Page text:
Our Purpose

To Help Kids with Cancer Live Well

A young boy sitting on a wooden crate in a garden.

Sam was the kind of kid people remembered. He had a spirit that could energize a crowd and engage a room full of people from doctors to preschoolers. As soon as Sam could crawl he was in search of adventure. Always exploring the world, he felt basic rules restricted him from getting the most out of life.

He was a compassionate leader with a creative and absorbent mind, soaking in information about world history and politics while movies like Lord of the Rings gave him deep ideas to ponder.

With a competitive spirit, he loved football at recess and watching NBA basketball at home. If asked what was on his mind, he might have disclosed his latest business scheme or thoughts on how to turn Star Wars into a middle school drama production. Close friends and family have all heard him say, “I want to change the world.”

Diagnosed with Ewing Sarcoma at age 9, Sam endured some of the most toxic and outdated chemotherapy that exists. His left leg and part of his right foot were both amputated, but not his pursuit of adventure.

Sam lived with cancer for six years, engaging in life-giving activities in between treatments or whenever the disease was stable. Though the reality of amputation seemed abusive at the time, Sam found his prosthetic leg a useful prop for humor, practical jokes and conversation starters. As an amputee, he engaged with a community of physically challenged athletes and found surfing to be the sport that brought him the biggest thrill.

Ewing Sarcoma took Sam’s life in August 2016 after fighting the disease for six years. 

The world shouldn’t have to lose kids who love life the way Sam did.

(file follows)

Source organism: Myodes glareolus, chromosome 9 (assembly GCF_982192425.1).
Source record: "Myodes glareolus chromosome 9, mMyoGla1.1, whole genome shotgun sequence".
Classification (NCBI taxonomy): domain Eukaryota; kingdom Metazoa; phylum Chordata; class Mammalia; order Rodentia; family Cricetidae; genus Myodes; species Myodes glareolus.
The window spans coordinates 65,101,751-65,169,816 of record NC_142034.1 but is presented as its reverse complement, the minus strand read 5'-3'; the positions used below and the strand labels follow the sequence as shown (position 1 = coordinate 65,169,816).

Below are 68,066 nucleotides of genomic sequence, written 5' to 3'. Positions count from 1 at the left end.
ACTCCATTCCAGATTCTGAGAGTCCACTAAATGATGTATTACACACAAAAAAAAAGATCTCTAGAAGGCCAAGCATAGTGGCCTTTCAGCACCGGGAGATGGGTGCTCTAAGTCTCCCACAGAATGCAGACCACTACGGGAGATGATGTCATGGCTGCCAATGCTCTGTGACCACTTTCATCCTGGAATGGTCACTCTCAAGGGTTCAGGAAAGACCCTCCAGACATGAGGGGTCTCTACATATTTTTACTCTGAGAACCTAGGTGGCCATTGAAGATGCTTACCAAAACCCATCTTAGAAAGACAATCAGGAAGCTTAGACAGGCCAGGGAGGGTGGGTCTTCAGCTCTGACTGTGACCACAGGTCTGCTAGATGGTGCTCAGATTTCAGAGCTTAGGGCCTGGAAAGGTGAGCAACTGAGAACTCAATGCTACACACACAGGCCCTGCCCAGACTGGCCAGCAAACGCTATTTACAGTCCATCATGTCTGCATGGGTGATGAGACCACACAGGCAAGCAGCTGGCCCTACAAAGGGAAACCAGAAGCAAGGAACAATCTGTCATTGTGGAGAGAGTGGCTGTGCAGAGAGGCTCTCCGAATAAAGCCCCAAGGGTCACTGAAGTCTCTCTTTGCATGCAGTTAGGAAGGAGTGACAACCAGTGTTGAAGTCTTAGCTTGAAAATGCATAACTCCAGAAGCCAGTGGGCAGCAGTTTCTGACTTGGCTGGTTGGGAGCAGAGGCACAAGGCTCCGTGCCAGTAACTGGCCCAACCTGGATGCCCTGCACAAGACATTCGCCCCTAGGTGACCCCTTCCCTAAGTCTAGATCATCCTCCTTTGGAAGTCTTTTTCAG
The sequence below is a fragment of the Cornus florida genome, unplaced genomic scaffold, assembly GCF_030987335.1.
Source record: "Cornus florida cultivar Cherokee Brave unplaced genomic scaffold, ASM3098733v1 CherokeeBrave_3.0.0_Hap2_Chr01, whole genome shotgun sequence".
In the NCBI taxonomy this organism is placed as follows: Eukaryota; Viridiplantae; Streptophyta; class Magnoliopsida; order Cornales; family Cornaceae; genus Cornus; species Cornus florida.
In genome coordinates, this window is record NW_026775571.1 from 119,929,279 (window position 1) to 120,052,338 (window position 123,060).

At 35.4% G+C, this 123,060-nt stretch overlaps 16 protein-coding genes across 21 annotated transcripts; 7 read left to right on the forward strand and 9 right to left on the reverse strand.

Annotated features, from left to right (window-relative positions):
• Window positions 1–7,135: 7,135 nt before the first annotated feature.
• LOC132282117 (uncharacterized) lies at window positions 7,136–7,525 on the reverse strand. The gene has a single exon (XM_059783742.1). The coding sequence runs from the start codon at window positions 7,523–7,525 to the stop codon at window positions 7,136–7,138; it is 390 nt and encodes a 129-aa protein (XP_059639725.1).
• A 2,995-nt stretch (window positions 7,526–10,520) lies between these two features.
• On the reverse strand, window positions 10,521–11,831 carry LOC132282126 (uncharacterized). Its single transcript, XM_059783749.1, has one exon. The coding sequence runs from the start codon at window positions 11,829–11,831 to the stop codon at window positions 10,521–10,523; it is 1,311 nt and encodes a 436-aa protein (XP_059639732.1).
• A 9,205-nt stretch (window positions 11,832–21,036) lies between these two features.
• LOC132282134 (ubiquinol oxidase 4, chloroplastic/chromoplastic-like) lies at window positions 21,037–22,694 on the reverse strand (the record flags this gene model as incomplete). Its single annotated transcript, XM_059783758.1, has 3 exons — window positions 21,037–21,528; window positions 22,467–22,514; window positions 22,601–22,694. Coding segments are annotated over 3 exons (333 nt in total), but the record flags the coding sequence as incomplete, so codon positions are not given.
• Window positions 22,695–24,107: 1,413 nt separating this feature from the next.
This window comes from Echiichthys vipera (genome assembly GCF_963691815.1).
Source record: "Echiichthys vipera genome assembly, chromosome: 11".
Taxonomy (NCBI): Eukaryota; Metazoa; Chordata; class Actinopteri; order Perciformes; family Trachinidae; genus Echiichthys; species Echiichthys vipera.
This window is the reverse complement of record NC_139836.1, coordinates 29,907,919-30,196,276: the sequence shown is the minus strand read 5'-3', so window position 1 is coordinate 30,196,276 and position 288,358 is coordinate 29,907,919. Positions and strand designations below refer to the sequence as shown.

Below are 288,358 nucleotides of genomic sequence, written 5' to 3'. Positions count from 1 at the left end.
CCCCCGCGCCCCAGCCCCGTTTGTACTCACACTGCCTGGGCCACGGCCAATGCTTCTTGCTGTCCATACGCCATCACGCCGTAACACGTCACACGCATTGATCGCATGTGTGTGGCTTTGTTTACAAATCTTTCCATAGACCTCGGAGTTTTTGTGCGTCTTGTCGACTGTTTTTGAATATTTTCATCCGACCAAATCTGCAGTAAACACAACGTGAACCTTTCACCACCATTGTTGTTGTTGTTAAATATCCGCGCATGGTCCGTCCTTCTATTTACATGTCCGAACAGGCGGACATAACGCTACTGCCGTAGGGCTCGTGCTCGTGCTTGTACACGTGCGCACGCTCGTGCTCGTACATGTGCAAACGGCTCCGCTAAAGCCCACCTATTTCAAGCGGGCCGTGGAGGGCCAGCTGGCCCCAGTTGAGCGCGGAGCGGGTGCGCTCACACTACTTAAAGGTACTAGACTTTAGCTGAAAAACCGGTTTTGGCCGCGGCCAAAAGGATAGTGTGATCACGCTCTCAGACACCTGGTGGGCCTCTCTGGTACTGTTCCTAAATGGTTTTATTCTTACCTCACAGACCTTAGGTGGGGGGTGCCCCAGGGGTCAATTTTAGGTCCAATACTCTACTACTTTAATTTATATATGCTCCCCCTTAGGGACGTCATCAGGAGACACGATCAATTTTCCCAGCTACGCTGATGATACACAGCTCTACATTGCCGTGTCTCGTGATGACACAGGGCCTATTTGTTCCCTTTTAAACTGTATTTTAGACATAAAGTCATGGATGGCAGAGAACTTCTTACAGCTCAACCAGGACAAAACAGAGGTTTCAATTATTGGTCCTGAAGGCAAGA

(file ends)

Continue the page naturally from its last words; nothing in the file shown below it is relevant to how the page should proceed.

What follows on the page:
The Beginning

A Cancer Research Story

The Sam Day Foundation started with a group of people who loved Sam and were compelled to fight for him, and to change the story for other young people with sarcoma cancers. While Sam was still alive, friends came together and raised over $350,000 for Ewing Sarcoma research through another organization. But Sam was never able to benefit from that research.

With his passing in 2016, his circle of support felt a profound sense of loss and anger about how kids like Sam are treated for cancer. In 2018, we funneled that anger into action and launched the Sam Day Foundation.

What started as a proactive effort to save Sam and other young people battling Ewing Sarcoma, has grown into a strong community of compassionate and generous advocates of all ages. Today, our hope is to generate enough attention and resources to advance the most promising research available, so that one day kids with cancer can survive and live well.

Since the Sam Day Foundation launched in 2018, more than $1.5+ million has been committed to research and multiple projects continue to be vetted for additional funding.

A woman kissing a boy on the cheek in a park.